A Bearable Life

September 21, 2011 § 1 Comment

I heard a lovely story this week of a friend and fellow creator – discouraged in the process of creating – receiving a note in the mail. In the envelope, on a scrap of paper was nothing but the following quote by Kurt Vonnegut:

“The arts are not a way of making a living. They are a very human way of making life more bearable. Practicing an art, no matter how well or badly, is a way to make your soul grow, for heaven’s sake. Sing in the shower. Dance to the radio. Tell stories. Write a poem to a friend, even a lousy poem. Do it as well as you possibly can. You will get an enormous reward. You will have created something.”

Sit with that for awhile.

I’m reminded of a documentary I keep returning to which follows a group of painters painting advertisements on buildings in the city. Watch Up There below (about 12 min).

I think it’s the mood and music of the piece that strike me – the painters are far removed from the bustle of the city, hanging about on the scaffolding. It’s lonely and painful work, and the video is shot during cold, grey, and rainy days.  The film is a visual representation of the creative process of artists, of the inner, daily battles to move past doubt, loneliness, and frustration and do the hard work of creating.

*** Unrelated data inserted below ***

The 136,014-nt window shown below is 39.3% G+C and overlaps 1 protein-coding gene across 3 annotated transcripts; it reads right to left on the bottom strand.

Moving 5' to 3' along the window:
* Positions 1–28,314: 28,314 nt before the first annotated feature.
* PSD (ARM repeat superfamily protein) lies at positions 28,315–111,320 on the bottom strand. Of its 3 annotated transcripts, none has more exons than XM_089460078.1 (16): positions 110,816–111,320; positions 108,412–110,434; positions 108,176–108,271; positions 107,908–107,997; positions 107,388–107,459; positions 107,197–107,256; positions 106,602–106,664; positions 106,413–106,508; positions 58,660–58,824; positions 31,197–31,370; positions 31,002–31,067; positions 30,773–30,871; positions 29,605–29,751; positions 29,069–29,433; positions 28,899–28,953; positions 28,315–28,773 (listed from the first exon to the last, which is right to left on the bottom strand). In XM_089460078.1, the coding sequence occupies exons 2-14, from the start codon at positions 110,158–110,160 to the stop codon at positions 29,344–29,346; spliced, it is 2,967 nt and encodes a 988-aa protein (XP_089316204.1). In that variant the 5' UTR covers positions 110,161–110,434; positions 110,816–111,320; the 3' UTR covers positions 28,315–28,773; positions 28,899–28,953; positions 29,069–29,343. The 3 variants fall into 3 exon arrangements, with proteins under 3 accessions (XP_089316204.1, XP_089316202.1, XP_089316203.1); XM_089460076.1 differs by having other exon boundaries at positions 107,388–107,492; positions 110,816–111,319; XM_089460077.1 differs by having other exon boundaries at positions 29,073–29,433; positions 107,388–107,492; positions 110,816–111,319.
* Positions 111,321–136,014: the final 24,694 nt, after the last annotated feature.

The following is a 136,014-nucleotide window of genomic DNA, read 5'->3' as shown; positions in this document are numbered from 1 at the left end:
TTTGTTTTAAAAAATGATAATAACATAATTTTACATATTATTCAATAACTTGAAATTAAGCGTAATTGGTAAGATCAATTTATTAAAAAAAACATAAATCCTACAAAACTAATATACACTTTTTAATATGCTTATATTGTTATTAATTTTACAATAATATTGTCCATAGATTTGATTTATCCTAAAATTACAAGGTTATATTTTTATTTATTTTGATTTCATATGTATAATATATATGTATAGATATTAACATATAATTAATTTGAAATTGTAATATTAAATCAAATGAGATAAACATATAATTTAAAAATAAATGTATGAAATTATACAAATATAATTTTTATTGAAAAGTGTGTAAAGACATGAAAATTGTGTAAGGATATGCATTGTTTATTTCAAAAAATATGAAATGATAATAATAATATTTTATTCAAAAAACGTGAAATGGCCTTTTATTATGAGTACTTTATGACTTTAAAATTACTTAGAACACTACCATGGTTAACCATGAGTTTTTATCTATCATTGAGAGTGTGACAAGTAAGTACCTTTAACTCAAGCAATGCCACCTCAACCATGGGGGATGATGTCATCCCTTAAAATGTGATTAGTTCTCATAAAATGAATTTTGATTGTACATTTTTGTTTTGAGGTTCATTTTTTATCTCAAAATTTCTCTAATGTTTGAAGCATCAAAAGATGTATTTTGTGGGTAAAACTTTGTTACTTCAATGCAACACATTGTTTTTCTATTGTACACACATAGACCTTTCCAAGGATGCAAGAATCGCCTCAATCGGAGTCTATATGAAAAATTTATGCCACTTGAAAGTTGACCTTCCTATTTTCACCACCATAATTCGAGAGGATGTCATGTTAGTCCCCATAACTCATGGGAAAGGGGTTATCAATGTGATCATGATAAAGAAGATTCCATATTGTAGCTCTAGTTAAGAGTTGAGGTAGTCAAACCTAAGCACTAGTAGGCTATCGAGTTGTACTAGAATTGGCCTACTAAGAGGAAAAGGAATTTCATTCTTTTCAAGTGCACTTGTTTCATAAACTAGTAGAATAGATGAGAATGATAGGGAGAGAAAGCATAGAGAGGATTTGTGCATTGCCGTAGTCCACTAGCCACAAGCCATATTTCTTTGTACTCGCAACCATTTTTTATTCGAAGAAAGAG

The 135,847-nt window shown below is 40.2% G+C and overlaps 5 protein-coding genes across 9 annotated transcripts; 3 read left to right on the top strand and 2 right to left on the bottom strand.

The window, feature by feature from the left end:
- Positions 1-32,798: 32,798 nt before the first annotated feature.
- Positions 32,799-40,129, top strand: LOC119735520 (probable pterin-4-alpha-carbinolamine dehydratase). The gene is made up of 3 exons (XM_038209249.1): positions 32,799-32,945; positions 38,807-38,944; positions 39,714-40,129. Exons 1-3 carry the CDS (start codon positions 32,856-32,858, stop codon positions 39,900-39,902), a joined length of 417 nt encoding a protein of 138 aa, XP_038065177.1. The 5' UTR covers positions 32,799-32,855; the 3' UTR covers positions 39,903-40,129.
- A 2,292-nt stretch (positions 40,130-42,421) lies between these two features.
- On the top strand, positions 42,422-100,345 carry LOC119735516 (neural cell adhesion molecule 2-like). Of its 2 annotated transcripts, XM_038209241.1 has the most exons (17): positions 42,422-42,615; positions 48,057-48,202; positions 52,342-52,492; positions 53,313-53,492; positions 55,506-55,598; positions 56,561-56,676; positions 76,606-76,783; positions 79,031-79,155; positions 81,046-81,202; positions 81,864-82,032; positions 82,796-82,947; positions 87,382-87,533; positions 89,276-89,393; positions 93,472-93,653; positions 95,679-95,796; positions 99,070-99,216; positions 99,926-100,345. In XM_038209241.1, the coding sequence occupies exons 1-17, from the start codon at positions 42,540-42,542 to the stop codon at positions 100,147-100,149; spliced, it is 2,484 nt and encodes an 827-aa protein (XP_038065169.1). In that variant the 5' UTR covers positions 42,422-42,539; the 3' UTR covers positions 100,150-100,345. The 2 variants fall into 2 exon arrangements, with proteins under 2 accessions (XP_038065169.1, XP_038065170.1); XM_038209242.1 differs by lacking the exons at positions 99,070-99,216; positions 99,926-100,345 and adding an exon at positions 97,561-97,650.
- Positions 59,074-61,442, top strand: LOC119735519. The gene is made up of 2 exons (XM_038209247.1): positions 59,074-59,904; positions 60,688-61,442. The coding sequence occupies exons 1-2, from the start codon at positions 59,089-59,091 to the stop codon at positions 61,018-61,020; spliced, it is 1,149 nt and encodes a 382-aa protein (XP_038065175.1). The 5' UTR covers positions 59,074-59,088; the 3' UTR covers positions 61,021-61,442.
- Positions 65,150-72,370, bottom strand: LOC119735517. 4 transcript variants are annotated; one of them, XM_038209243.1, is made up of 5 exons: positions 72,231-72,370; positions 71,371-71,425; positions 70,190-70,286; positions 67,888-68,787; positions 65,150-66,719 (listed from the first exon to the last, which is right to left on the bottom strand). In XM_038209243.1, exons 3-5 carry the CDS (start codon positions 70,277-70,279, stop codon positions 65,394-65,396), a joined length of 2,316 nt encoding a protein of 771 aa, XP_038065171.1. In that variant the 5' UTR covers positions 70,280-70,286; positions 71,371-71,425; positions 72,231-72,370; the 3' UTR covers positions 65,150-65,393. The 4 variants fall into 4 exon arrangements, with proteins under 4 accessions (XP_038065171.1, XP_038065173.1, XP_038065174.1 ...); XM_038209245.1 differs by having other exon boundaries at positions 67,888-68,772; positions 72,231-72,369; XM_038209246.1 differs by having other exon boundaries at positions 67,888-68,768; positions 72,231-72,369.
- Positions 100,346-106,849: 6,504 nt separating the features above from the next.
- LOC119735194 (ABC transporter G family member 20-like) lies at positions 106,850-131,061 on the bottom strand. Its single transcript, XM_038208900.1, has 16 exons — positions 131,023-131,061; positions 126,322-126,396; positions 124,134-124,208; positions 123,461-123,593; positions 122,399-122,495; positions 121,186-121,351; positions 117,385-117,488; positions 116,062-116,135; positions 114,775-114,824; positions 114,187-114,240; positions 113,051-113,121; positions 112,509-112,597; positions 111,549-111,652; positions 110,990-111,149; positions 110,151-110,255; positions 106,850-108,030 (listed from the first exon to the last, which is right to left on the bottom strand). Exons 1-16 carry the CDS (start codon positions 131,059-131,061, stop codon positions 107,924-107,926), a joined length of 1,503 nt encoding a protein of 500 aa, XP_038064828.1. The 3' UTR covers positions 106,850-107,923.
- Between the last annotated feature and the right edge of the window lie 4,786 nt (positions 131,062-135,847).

They face the same obstacles other artists do. Their art is an unnecessary, antiquated one. Vinyl is cheaper, faster. It takes years for a new painter to learn technique and style. Even if all the people watching from the streets below admire their work, few companies want to employ them. Still, what they do is valued and beautiful. “We paint green,” says one artist. I love that.

In the end, they have created something. They have made life more bearable.

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§ One Response to A Bearable Life

  • Danny Sabra says:

    What a great Vonnegut quote! I think people who make art of any kind often struggle with the reason to continue making it. It’s nice to have a reminder that art is worth doing, regardless of the quality or acclaim received.

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